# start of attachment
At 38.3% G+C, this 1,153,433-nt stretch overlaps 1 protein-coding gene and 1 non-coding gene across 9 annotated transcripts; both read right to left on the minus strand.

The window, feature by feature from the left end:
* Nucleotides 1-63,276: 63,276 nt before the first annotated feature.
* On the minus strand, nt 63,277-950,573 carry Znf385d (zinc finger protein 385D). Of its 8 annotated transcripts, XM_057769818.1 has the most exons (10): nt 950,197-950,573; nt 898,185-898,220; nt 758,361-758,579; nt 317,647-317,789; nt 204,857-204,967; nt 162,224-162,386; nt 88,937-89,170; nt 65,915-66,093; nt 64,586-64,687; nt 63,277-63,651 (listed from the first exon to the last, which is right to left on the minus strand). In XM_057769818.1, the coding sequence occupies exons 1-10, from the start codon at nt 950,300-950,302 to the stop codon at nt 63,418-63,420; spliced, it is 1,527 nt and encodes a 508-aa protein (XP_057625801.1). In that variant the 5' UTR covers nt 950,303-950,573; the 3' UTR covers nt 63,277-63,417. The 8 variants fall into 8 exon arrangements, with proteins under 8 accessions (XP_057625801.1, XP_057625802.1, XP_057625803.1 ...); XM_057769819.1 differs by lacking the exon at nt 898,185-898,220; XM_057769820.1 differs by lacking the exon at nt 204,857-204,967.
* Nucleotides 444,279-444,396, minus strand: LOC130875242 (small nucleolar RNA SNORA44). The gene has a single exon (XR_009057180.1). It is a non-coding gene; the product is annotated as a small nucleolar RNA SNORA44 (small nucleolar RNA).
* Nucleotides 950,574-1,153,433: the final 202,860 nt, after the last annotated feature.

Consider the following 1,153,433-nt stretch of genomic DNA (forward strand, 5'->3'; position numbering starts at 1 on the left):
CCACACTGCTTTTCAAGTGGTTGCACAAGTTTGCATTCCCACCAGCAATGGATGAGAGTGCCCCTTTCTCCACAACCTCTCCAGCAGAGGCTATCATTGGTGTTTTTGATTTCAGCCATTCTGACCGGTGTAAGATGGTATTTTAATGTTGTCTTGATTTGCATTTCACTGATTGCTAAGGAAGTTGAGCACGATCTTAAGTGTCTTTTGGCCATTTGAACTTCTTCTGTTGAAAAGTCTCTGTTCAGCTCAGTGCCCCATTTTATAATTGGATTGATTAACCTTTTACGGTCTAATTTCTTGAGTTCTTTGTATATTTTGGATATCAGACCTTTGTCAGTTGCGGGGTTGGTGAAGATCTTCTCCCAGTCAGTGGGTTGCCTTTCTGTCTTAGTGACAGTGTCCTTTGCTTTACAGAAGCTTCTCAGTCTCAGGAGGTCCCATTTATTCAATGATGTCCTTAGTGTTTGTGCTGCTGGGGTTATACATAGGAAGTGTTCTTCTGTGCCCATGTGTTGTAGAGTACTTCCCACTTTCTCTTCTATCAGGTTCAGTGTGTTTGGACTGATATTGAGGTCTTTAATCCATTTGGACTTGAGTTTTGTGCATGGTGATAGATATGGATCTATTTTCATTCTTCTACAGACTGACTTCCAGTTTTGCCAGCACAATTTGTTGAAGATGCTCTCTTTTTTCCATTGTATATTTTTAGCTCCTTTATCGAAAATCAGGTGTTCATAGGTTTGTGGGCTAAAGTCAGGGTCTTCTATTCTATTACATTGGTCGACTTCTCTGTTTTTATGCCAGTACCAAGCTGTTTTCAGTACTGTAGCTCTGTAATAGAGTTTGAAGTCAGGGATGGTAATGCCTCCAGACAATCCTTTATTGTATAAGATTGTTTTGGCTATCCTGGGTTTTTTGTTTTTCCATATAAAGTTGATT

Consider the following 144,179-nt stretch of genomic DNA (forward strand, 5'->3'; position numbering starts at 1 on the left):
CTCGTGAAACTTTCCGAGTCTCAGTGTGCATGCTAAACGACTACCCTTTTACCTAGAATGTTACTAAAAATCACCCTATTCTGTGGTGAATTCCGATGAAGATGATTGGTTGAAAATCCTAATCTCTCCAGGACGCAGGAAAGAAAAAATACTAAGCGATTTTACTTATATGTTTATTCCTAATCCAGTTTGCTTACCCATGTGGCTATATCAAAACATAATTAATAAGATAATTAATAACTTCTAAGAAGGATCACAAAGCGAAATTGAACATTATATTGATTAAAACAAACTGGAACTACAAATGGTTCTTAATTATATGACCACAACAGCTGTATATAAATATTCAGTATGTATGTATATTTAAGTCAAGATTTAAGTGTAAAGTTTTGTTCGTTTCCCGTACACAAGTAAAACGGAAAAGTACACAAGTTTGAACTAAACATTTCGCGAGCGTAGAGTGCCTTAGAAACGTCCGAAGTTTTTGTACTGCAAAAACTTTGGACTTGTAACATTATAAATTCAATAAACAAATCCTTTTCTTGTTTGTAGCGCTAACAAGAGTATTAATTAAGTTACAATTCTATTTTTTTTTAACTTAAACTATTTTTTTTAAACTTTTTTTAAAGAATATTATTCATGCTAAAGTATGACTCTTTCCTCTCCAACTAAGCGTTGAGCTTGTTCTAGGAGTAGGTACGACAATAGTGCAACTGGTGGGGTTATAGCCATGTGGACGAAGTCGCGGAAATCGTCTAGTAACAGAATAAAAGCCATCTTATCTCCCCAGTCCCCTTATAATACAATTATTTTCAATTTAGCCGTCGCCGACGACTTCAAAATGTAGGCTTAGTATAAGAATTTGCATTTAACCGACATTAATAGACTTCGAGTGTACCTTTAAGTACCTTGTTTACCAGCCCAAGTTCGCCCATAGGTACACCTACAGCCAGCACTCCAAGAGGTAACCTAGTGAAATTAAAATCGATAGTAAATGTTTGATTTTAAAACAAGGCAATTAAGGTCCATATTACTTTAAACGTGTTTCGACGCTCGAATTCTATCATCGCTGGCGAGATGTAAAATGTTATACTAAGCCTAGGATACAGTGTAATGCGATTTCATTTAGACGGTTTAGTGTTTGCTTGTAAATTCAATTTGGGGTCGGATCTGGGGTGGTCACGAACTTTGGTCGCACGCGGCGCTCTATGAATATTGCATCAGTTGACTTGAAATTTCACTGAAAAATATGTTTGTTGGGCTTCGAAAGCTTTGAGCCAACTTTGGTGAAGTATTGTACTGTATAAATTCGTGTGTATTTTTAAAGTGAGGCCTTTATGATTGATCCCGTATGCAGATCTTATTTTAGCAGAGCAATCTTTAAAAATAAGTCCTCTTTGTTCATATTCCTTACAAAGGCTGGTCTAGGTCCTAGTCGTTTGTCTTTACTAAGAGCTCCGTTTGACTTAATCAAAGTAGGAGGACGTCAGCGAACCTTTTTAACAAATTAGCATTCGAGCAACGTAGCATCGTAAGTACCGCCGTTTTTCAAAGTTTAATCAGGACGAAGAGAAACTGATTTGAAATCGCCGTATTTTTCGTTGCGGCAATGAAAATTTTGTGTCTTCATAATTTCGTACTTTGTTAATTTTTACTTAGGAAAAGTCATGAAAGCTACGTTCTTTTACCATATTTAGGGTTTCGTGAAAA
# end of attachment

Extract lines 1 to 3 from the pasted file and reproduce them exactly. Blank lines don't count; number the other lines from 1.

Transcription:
At 38.3% G+C, this 1,153,433-nt stretch overlaps 1 protein-coding gene and 1 non-coding gene across 9 annotated transcripts; both read right to left on the minus strand.

The window, feature by feature from the left end:
* Nucleotides 1-63,276: 63,276 nt before the first annotated feature.